The diverse culture of Myanmar is part of the country’s unique identity. I was honored to visit different tribes that amazed me by the variety of their traditions, beliefs, and practices. What I witnessed in Myanmar exceeded my expectations even though I had done my research before I traveled.
In the central region, I visited the Kayan tribe, whose women wear heavy ring coiled necklaces around their necks. According to their belief, these rings make them more beautiful. However, there are many stories told about the origin of how people started wearing these rings. It is believed that it started as being a protective shield from tigers who would attack their prey by biting their neck. With time, this shield transformed into a sign of beauty and fashion.
The rings can weigh around 10 kilograms (~22 pounds). The ladies informed me that this process is done through three phases in life, during their childhood and teenage years specifically. The extra weight of the rings is not painful on the neck but rather on the knees. Unfortunately, with time these rings deform the shoulders, and the neck muscles become too weak to support the head.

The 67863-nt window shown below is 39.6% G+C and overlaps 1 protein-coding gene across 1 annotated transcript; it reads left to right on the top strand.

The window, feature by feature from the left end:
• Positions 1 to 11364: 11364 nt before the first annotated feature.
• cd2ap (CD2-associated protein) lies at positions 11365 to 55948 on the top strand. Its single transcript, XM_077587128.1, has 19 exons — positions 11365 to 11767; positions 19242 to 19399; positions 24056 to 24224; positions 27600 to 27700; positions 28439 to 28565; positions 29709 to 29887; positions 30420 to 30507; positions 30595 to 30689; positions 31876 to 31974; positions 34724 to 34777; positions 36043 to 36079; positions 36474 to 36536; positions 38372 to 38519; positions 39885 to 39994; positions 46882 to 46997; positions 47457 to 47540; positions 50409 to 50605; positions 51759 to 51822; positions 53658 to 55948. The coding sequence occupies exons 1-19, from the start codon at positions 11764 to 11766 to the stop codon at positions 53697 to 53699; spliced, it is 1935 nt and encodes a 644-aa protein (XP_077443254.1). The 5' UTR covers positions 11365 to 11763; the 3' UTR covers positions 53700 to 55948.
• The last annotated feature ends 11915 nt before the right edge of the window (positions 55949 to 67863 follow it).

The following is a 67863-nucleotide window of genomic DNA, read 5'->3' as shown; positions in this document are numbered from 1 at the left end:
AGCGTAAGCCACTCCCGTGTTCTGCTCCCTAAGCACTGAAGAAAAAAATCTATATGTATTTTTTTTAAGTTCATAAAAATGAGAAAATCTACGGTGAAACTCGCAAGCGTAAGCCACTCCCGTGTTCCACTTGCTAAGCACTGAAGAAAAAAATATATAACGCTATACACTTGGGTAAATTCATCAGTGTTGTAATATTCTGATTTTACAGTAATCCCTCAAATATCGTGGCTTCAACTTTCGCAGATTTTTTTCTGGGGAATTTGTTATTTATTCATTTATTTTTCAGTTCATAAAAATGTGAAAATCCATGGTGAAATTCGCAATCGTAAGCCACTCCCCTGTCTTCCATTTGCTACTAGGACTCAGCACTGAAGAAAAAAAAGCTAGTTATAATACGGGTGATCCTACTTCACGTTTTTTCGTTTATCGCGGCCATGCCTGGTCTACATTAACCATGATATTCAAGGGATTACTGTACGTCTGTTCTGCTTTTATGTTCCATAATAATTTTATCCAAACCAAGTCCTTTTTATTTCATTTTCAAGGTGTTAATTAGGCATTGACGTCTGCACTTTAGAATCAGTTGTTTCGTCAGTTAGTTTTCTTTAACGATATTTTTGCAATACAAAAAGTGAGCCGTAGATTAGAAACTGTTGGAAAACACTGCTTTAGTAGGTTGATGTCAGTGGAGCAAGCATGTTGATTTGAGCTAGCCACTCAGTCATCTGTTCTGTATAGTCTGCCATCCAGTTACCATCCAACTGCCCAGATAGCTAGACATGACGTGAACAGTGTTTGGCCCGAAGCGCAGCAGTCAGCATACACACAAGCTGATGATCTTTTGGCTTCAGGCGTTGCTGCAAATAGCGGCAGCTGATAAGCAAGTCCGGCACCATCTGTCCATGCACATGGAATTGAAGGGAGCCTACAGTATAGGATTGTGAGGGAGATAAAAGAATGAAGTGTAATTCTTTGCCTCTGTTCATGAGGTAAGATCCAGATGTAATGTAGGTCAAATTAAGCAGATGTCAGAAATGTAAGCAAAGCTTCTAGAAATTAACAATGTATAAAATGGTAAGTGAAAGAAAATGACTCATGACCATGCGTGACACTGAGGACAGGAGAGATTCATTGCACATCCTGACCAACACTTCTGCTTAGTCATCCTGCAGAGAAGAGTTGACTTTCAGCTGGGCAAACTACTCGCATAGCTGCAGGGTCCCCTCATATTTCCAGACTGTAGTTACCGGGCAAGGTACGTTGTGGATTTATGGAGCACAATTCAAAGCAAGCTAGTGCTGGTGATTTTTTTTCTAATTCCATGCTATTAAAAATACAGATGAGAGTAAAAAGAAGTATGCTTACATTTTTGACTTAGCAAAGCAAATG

In the eastern region, I met various Hill tribes including the Enn tribe, whose members are known for their black teeth. They believe that it makes them more beautiful.
The Akha tribe’s women are proud of wearing the silver head cap since it reflects wealth and beauty.
Last but not least, the Akhu tribe’s women wear black and they are masters of smoking the pipe.
In the western region, I was able to meet various tribes who are known from having a facial tattoo as a sign of beauty as well. The Oppru tribe women get a full face one.
The Mon tribe has a rounded pattern one. The Dai and Ta Yindhu tribes have the dots one but in different sizes.
Besides having tattoos, the Magan are also known for the big earrings that are a unique fashion decoration.
Visiting these tribes was an unforgettable experience that I added to my growing list of my acquaintances with tribes from different areas around the world. Witnessing the last people who practice these unusual traditions in our modernizing world has blown my mind in a way that exceeds all the world’s wonders.
About the author: Omar Reda is a travel photographer based in Saudi Arabia. The opinions expressed in this article are solely those of the author. Reda’s work has been featured in publications including National Geographic, CNN, Daily Mail, The Sun, and more. You can find more of Reda’s work on his website and Instagram.